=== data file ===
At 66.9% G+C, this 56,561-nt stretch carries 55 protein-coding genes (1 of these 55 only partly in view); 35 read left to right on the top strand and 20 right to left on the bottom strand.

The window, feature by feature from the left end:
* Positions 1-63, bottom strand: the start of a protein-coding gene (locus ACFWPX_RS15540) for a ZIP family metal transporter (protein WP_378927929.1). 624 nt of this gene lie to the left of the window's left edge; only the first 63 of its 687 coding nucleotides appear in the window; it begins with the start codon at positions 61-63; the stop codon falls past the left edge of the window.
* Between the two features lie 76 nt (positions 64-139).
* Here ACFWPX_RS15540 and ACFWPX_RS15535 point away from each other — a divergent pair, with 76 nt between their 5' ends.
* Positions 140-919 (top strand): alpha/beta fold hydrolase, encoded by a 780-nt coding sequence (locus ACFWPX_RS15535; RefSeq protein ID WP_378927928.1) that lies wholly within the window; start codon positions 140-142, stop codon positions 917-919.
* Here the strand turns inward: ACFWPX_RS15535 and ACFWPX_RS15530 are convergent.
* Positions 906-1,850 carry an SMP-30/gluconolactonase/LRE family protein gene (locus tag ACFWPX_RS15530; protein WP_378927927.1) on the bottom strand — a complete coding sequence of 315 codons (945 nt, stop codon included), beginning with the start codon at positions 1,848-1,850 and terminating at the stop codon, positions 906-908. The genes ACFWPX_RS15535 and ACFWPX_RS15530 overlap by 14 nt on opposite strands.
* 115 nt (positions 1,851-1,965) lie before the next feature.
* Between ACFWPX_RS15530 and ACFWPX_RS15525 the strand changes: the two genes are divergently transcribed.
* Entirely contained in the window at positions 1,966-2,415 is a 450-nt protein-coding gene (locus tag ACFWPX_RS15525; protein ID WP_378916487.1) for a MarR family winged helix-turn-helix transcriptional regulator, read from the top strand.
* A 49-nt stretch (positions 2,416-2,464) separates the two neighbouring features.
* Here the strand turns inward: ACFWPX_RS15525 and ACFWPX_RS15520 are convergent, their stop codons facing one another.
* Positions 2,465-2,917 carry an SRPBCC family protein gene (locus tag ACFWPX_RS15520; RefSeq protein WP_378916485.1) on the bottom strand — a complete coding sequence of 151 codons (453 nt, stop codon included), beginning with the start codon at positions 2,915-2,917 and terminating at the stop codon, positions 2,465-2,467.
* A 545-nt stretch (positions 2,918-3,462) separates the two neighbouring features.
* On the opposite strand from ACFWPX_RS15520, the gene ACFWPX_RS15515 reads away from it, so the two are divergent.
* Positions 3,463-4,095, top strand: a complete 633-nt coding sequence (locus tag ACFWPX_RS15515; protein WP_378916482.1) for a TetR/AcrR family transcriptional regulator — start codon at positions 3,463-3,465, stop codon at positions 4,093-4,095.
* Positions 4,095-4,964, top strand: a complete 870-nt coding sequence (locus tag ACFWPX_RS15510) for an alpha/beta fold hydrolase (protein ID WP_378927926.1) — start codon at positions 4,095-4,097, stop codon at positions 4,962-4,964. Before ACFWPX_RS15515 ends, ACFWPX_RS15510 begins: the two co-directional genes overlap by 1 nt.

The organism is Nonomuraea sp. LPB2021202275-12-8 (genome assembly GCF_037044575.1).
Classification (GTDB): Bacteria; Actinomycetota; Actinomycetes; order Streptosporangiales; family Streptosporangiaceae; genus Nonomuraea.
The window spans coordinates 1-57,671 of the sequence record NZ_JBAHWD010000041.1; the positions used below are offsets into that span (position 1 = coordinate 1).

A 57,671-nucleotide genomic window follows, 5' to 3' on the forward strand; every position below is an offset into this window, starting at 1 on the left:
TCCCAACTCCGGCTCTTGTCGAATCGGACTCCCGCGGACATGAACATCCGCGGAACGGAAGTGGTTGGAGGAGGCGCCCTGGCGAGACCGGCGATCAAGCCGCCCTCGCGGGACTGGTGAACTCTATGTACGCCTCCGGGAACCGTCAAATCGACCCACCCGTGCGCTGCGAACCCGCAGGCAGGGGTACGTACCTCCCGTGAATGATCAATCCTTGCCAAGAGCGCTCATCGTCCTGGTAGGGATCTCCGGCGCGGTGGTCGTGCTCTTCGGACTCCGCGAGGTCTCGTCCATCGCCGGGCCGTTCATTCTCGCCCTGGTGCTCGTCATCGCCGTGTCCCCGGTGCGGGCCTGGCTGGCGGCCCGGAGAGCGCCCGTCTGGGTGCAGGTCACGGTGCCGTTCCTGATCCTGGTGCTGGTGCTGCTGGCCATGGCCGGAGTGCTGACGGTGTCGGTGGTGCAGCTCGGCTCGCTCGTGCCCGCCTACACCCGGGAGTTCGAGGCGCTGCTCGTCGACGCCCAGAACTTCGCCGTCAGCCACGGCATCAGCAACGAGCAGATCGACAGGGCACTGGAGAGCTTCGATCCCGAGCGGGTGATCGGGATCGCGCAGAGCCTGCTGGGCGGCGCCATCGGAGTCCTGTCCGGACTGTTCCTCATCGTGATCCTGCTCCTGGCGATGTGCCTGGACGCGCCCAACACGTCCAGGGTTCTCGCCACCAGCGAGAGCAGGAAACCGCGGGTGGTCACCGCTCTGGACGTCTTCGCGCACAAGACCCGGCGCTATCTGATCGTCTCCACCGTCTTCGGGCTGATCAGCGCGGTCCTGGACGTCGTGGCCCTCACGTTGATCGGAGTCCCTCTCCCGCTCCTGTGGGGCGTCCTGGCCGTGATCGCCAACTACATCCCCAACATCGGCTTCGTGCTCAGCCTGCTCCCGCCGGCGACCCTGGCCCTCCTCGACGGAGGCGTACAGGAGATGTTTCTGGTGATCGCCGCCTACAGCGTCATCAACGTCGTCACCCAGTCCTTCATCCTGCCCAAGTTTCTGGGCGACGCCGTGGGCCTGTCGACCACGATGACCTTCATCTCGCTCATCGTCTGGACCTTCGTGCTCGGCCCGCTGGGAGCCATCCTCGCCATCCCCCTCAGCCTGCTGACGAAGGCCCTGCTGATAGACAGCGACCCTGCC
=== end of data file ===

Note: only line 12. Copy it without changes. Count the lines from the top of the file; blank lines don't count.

* A 49-nt stretch (positions 2,416-2,464) separates the two neighbouring features.